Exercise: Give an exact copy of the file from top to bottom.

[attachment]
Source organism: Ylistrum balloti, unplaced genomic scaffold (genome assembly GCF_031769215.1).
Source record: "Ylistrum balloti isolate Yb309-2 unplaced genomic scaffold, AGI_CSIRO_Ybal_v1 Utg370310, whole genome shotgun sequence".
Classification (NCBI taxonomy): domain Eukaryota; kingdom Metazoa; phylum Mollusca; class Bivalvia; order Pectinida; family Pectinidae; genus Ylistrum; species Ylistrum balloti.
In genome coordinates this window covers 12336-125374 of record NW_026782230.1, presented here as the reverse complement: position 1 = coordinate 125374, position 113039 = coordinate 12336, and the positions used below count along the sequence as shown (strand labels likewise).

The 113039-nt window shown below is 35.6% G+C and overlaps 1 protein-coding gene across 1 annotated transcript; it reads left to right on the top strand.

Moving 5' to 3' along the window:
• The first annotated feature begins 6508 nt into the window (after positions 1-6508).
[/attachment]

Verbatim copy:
Source organism: Ylistrum balloti, unplaced genomic scaffold (genome assembly GCF_031769215.1).
Source record: "Ylistrum balloti isolate Yb309-2 unplaced genomic scaffold, AGI_CSIRO_Ybal_v1 Utg370310, whole genome shotgun sequence".
Classification (NCBI taxonomy): domain Eukaryota; kingdom Metazoa; phylum Mollusca; class Bivalvia; order Pectinida; family Pectinidae; genus Ylistrum; species Ylistrum balloti.
In genome coordinates this window covers 12336-125374 of record NW_026782230.1, presented here as the reverse complement: position 1 = coordinate 125374, position 113039 = coordinate 12336, and the positions used below count along the sequence as shown (strand labels likewise).

The 113039-nt window shown below is 35.6% G+C and overlaps 1 protein-coding gene across 1 annotated transcript; it reads left to right on the top strand.

Moving 5' to 3' along the window:
• The first annotated feature begins 6508 nt into the window (after positions 1-6508).